FLEMINGTON, NJ – The authors of a “comprehensive review” of the proposed Courthouse Square Project – which includes the Union Hotel and surrounding properties – presented their findings and answered questions at last night’s Borough Council meeting.

Although the 262-page report may look daunting, it is less so than it might appear. That’s because Beacon relied on previously existing studies and data, which are attached to the study and account for 230 pages of the report.

Planners Andrew Janiw and Barbara Ehlen, of Beacon Planning and Consulting Services, said the CHS economic impact study was “highly unusual.”

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Janiw recounted some of Beacon’s experience in conducting such research on redevelopment, but said the plan by Jack Cust’s Flemington Urban Renewal LLC was different because Beacon’s $10,000 study was ordered after Cust received Planning Board approval, a financial agreement and a signed redeveloper’s agreement.

Janiw said Beacon was, “Asked to take a look at the components of the project, the revenue stream generated by the project, as well as any impacts to the community, both physical and otherwise.”

And if that weren’t enough, he added that his role was to assess: “Does the PILOT justify the terms of the project?”

The “PILOT” is Payment in Lieu of Taxes on the 222 “multi-family residences,” 100 hotel rooms, 45,000 square feet educational/ medical space and 32,250 square feet  retail/commercial fees that comprise the project.

Those annual PILOT fees equal $1,600 per residential unit; $1,200 per hotel room; and $1.50 per square feet of retail/commercial space. The Borough would also receive a 2 percent administration fee to administer the PILOT agreement, subject to a 5 percent increase after five years and every five years thereafter.

The plan would also generate a 3 percent hotel tax, and the redeveloper would pay into the Borough’s business improvement district, which is currently privately managed by Flemington Community Partnership.

Janiw said the project would not be viable without the PILOT agreement.

A study of the Borough’s water and sewer service infrastructure represented “a fairly intensive portion of this assessment,” Janiw said. The Borough has already extended “a guarantee to the redeveloper that the capacity would be available,” Janiw said, but existing infrastructure “has issues” that he said are related to age.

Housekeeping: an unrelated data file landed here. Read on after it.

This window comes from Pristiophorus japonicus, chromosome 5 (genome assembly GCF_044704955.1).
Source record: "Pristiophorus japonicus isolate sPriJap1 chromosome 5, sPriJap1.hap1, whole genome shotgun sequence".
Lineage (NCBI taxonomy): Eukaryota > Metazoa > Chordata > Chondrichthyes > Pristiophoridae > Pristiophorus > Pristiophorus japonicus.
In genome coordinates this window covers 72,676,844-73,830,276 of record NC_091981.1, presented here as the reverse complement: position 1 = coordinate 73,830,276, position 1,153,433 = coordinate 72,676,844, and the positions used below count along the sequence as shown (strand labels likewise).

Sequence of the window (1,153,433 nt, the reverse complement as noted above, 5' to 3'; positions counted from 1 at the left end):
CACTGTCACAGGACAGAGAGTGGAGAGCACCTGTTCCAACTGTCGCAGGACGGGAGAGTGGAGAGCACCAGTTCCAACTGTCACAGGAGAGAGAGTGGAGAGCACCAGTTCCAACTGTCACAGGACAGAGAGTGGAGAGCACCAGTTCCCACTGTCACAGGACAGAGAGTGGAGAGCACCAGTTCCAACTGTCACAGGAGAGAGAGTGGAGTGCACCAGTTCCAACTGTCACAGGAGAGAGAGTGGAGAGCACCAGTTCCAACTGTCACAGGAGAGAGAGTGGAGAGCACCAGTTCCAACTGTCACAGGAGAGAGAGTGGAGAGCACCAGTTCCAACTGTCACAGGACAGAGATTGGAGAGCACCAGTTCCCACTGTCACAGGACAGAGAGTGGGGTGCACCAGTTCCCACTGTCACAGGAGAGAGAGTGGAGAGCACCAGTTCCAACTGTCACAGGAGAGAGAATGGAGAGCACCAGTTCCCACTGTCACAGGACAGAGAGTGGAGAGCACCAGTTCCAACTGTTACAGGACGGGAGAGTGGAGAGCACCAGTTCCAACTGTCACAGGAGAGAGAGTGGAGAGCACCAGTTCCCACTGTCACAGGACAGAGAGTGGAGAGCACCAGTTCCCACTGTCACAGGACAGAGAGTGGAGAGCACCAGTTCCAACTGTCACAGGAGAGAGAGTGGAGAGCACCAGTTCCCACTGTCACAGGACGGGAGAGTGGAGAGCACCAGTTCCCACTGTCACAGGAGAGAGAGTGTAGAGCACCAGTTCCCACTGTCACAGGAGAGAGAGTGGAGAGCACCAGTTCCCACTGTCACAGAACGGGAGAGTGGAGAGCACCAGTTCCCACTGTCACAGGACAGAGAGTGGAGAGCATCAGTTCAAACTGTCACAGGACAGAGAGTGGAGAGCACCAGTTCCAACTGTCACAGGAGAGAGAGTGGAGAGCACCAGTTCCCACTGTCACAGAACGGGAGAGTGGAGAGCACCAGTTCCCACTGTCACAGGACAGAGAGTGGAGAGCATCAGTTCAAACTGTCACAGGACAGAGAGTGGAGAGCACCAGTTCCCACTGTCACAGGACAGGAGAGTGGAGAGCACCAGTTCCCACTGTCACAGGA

The existing agreement with Cust calls for a $2 million contribution from CHS “for a much-needed well,” Janiw noted, plus about $1.1 million towards sewer infrastructure improvements.

That exact amount is the subject of “ongoing discussions,” he said. But regardless of the total, “Public Works Department made it clear, that over the next 30 years, there will be an undertaking to replace all of the water and sewer infrastructure throughout the town whether this project occurs or not,” Janiw said.

Another challenge is what the Borough plans to do about its police station. It is obligated under its agreement with Cust to sell him the current Main Street police headquarters for  $1.1 million and close on the transaction next month. The cost for a new police station is estimated between $3 million and $5 million “if it were to be built new,” Janiw said, but, “There are a variety of in-between alternatives (such as) leasing space, retrofitting existing space, taking new commercial space and retrofitting it.”

According to the report, Police Chief Jerry Rotella said that when the project is complete, he will need four new officers and three new police cars. Beacon’s analysis concludes only two additional officers and one or two new vehicles would be needed.

Some questioned Janiw’s claims. Marcia Karrow asked why Beacon never spoke directly with officials from the Raritan Township Municipal Utilities Authority, who will be providing sewer service to the project. Resident Joanne Braun challenged Janiw’s projection that of the 450 new residents, only 25 would be school-age children. She compared it to Hunter Hills, but Janiw cited standard studies in his calculation. He called Braun’s claim, “highly unusual. I can tell you one of the projects we worked on … 485 units, four children.”

In a letter to the editor, Council President Michael Harris said that a “comparison of anticipated revenue against the costs listed has the Borough paying  $250,000 or more annually based on current contracts with the developer. This does not include added infrastructure costs.”

Anthony Koester, an attorney representing Cust, said he looks forward to working with Borough officials and offering “more accurate assumptions” and sharing figures he thinks are “more accurate.”

It’s actually impossible to draw firm conclusions from the Beacon study, in part because Janiw said it’s possible “that an alternative scenario may be proposed” to the one currently on the table.

The rumored “alternative scenario” could be a way to resolve the pending lawsuits filed against the Borough by Friends of Historic Flemington, a resident’s group that seeks adaptive reuse of historic buildings and opposes the building heights shown on the current CHS plans. Those suits have helped stall the CHS project.